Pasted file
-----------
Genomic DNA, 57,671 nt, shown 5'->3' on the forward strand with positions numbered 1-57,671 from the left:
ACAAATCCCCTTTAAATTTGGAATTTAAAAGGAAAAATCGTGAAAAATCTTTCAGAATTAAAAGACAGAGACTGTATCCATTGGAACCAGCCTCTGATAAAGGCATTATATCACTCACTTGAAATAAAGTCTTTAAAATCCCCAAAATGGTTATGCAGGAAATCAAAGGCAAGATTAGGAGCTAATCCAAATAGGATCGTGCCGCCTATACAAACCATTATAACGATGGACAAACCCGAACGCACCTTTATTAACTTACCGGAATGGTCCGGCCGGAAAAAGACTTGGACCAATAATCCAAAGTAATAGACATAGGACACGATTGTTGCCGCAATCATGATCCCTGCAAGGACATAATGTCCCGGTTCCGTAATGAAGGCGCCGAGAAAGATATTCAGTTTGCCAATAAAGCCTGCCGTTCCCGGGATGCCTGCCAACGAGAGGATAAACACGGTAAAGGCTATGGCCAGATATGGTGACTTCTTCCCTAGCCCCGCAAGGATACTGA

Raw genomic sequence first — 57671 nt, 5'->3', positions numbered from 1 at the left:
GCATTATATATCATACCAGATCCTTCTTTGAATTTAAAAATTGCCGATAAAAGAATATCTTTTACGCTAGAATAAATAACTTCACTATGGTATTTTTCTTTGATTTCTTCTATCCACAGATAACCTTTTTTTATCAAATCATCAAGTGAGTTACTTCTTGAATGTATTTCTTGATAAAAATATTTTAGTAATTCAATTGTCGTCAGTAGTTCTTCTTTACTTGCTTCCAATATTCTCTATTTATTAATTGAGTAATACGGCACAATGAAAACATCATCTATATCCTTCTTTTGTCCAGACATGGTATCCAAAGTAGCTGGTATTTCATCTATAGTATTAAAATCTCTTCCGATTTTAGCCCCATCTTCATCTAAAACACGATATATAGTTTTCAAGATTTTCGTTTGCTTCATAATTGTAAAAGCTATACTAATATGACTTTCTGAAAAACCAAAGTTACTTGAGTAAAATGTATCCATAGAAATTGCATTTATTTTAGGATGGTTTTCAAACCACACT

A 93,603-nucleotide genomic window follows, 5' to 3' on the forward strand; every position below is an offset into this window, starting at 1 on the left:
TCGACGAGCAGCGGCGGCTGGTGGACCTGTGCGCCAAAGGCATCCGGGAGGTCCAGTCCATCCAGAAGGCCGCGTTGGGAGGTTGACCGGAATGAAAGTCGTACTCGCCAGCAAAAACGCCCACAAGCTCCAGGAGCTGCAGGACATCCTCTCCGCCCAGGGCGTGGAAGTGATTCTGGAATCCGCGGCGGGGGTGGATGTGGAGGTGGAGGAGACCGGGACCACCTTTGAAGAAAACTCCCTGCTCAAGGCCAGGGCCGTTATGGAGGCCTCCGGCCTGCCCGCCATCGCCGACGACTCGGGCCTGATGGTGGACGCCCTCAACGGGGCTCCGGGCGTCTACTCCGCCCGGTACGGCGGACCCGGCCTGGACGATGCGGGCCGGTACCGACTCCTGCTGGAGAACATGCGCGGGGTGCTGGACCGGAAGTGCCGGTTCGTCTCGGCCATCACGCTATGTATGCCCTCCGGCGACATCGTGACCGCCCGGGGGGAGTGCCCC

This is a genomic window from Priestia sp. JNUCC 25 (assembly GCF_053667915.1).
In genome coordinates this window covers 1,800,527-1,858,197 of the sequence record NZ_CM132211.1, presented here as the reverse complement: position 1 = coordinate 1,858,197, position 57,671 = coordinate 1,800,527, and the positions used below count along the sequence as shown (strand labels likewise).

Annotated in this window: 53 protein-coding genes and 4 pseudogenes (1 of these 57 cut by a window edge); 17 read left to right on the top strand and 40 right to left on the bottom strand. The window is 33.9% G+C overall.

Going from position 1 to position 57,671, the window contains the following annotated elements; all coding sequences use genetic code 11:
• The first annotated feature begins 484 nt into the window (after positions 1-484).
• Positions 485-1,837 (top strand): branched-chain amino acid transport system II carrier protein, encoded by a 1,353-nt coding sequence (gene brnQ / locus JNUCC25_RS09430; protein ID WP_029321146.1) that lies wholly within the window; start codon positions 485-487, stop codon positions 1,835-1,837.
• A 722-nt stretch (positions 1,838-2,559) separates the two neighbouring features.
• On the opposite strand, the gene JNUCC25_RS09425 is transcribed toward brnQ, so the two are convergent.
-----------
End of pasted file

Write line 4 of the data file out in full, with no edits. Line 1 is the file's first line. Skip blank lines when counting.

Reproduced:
GCATTATATATCATACCAGATCCTTCTTTGAATTTAAAAATTGCCGATAAAAGAATATCTTTTACGCTAGAATAAATAACTTCACTATGGTATTTTTCTTTGATTTCTTCTATCCACAGATAACCTTTTTTTATCAAATCATCAAGTGAGTTACTTCTTGAATGTATTTCTTGATAAAAATATTTTAGTAATTCAATTGTCGTCAGTAGTTCTTCTTTACTTGCTTCCAATATTCTCTATTTATTAATTGAGTAATACGGCACAATGAAAACATCATCTATATCCTTCTTTTGTCCAGACATGGTATCCAAAGTAGCTGGTATTTCATCTATAGTATTAAAATCTCTTCCGATTTTAGCCCCATCTTCATCTAAAACACGATATATAGTTTTCAAGATTTTCGTTTGCTTCATAATTGTAAAAGCTATACTAATATGACTTTCTGAAAAACCAAAGTTACTTGAGTAAAATGTATCCATAGAAATTGCATTTATTTTAGGATGGTTTTCAAACCACACT